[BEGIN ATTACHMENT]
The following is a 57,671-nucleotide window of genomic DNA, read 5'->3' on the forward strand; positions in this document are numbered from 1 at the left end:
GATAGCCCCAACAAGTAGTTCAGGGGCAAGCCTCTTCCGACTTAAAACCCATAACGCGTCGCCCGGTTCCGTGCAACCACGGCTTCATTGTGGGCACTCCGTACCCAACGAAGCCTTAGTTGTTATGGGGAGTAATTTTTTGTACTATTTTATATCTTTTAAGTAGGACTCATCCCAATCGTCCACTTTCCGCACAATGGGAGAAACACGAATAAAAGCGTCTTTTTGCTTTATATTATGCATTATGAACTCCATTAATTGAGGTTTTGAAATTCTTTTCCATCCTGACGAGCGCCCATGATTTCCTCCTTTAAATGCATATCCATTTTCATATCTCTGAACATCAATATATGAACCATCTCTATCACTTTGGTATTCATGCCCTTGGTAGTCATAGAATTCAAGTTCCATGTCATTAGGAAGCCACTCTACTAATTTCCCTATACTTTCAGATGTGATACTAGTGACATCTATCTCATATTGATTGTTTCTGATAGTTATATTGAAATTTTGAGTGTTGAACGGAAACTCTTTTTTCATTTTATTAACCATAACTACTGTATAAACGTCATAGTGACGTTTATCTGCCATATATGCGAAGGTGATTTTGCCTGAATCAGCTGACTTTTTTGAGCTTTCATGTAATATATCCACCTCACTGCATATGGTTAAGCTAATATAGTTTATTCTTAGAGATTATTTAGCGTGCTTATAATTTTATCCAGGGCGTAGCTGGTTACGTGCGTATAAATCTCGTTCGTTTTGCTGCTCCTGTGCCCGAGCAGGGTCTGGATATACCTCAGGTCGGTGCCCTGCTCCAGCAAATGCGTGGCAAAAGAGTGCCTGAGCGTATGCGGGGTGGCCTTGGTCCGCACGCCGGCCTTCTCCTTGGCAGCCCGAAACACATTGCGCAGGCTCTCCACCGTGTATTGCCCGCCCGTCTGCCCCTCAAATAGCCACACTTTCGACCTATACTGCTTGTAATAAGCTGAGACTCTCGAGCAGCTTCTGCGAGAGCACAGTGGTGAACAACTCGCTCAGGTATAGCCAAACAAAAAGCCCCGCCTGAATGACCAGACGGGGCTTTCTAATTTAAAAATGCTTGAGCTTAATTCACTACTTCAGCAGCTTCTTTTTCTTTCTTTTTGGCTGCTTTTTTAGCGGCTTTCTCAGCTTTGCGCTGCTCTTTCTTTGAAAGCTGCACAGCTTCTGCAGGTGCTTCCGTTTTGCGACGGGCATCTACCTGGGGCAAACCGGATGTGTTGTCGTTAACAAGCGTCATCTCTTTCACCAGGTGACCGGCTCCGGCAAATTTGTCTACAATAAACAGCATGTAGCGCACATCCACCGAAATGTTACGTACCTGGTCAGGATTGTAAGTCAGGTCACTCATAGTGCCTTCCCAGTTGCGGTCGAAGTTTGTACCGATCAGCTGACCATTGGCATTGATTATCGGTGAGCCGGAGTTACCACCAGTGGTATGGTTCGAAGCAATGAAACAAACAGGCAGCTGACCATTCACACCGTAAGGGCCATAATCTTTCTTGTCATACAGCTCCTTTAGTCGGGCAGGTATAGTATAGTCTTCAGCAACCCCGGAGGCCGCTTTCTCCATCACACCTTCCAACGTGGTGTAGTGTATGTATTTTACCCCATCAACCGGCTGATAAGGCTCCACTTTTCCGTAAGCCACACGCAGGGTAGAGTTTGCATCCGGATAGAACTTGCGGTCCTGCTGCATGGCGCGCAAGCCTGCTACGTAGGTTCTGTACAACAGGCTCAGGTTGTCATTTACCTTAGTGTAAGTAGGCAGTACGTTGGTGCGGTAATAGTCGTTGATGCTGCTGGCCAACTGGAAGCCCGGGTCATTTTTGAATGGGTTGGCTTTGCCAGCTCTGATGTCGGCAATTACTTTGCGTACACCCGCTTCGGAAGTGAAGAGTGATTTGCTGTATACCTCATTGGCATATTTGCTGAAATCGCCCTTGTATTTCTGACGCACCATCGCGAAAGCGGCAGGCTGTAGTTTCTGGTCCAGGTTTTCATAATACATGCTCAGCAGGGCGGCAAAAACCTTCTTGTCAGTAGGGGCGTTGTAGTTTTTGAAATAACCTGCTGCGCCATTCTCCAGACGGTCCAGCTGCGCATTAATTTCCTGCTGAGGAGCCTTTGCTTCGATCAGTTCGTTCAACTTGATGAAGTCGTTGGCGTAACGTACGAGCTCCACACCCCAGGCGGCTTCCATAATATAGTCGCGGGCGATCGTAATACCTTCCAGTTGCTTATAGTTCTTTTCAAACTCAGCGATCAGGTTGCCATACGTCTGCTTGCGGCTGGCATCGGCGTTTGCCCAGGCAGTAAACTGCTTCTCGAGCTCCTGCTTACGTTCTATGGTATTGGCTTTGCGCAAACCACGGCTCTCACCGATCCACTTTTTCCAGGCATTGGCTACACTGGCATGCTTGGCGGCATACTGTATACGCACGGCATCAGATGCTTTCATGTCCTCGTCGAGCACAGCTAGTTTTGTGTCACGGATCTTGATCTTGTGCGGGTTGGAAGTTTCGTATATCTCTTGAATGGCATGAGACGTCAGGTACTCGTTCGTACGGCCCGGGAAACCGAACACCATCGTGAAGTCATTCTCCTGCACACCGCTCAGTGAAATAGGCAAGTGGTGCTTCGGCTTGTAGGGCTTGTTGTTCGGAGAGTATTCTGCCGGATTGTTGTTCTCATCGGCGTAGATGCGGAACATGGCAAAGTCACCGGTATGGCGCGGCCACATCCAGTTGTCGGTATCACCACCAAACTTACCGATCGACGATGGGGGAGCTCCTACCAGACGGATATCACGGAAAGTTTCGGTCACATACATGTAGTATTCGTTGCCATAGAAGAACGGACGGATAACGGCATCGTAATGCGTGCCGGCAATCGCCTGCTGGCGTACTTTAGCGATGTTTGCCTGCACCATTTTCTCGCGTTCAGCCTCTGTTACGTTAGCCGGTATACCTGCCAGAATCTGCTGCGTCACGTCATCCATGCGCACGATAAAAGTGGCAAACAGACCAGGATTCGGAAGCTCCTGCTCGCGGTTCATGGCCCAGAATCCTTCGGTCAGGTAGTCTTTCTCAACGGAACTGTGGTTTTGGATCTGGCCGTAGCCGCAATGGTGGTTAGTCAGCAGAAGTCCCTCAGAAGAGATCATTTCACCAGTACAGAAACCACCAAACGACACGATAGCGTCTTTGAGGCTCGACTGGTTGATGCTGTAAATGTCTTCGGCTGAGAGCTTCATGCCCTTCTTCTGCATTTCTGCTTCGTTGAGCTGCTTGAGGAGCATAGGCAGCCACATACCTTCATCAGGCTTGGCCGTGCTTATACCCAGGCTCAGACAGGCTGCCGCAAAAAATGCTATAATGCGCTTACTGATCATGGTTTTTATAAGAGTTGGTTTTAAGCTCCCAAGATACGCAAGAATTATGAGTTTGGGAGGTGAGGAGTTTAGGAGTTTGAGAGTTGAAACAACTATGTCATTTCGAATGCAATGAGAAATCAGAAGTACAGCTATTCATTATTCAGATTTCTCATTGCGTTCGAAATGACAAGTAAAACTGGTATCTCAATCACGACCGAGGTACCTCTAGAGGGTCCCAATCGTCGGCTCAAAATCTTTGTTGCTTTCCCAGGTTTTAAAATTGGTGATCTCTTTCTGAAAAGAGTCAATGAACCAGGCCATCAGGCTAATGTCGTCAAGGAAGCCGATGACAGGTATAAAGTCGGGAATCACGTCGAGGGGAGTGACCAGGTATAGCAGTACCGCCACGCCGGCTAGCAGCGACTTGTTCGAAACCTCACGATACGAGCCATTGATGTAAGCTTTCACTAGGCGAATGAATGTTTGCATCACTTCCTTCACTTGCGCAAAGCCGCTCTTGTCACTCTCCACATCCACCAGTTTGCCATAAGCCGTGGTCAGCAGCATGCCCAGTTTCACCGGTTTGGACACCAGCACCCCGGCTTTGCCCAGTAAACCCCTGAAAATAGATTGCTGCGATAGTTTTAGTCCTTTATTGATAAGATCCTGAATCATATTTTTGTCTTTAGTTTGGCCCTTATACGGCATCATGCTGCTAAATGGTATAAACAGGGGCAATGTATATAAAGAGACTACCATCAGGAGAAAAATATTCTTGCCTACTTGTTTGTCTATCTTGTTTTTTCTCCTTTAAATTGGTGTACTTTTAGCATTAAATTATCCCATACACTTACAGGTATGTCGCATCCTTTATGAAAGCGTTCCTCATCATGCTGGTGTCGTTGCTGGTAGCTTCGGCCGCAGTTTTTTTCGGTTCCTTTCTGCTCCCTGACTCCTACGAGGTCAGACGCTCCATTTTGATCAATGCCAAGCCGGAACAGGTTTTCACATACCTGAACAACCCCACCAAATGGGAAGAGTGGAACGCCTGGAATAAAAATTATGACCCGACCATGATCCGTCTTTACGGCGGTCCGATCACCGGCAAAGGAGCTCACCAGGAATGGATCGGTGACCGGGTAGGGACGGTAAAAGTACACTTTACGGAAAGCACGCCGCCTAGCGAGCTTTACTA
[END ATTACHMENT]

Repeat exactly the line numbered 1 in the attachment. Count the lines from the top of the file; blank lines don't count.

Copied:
The following is a 57,671-nucleotide window of genomic DNA, read 5'->3' on the forward strand; positions in this document are numbered from 1 at the left end: